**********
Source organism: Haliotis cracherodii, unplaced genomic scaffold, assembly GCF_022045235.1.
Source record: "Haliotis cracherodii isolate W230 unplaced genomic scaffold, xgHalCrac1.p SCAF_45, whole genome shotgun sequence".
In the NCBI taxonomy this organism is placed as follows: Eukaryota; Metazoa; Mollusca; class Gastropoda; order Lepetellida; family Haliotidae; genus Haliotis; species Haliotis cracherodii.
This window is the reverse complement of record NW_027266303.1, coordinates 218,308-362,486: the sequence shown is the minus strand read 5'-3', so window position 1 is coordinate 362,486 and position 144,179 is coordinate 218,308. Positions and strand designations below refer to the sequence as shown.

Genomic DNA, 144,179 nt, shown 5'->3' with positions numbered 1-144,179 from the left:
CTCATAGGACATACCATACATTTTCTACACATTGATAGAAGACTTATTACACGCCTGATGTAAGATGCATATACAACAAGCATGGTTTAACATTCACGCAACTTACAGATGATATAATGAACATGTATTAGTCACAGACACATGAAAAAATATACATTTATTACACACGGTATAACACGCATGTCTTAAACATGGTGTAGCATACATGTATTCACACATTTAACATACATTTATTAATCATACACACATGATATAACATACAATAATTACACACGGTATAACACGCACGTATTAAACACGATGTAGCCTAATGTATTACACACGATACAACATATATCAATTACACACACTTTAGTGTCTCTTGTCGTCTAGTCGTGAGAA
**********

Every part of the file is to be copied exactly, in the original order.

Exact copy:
Source organism: Haliotis cracherodii, unplaced genomic scaffold, assembly GCF_022045235.1.
Source record: "Haliotis cracherodii isolate W230 unplaced genomic scaffold, xgHalCrac1.p SCAF_45, whole genome shotgun sequence".
In the NCBI taxonomy this organism is placed as follows: Eukaryota; Metazoa; Mollusca; class Gastropoda; order Lepetellida; family Haliotidae; genus Haliotis; species Haliotis cracherodii.
This window is the reverse complement of record NW_027266303.1, coordinates 218,308-362,486: the sequence shown is the minus strand read 5'-3', so window position 1 is coordinate 362,486 and position 144,179 is coordinate 218,308. Positions and strand designations below refer to the sequence as shown.

Genomic DNA, 144,179 nt, shown 5'->3' with positions numbered 1-144,179 from the left:
CTCATAGGACATACCATACATTTTCTACACATTGATAGAAGACTTATTACACGCCTGATGTAAGATGCATATACAACAAGCATGGTTTAACATTCACGCAACTTACAGATGATATAATGAACATGTATTAGTCACAGACACATGAAAAAATATACATTTATTACACACGGTATAACACGCATGTCTTAAACATGGTGTAGCATACATGTATTCACACATTTAACATACATTTATTAATCATACACACATGATATAACATACAATAATTACACACGGTATAACACGCACGTATTAAACACGATGTAGCCTAATGTATTACACACGATACAACATATATCAATTACACACACTTTAGTGTCTCTTGTCGTCTAGTCGTGAGAA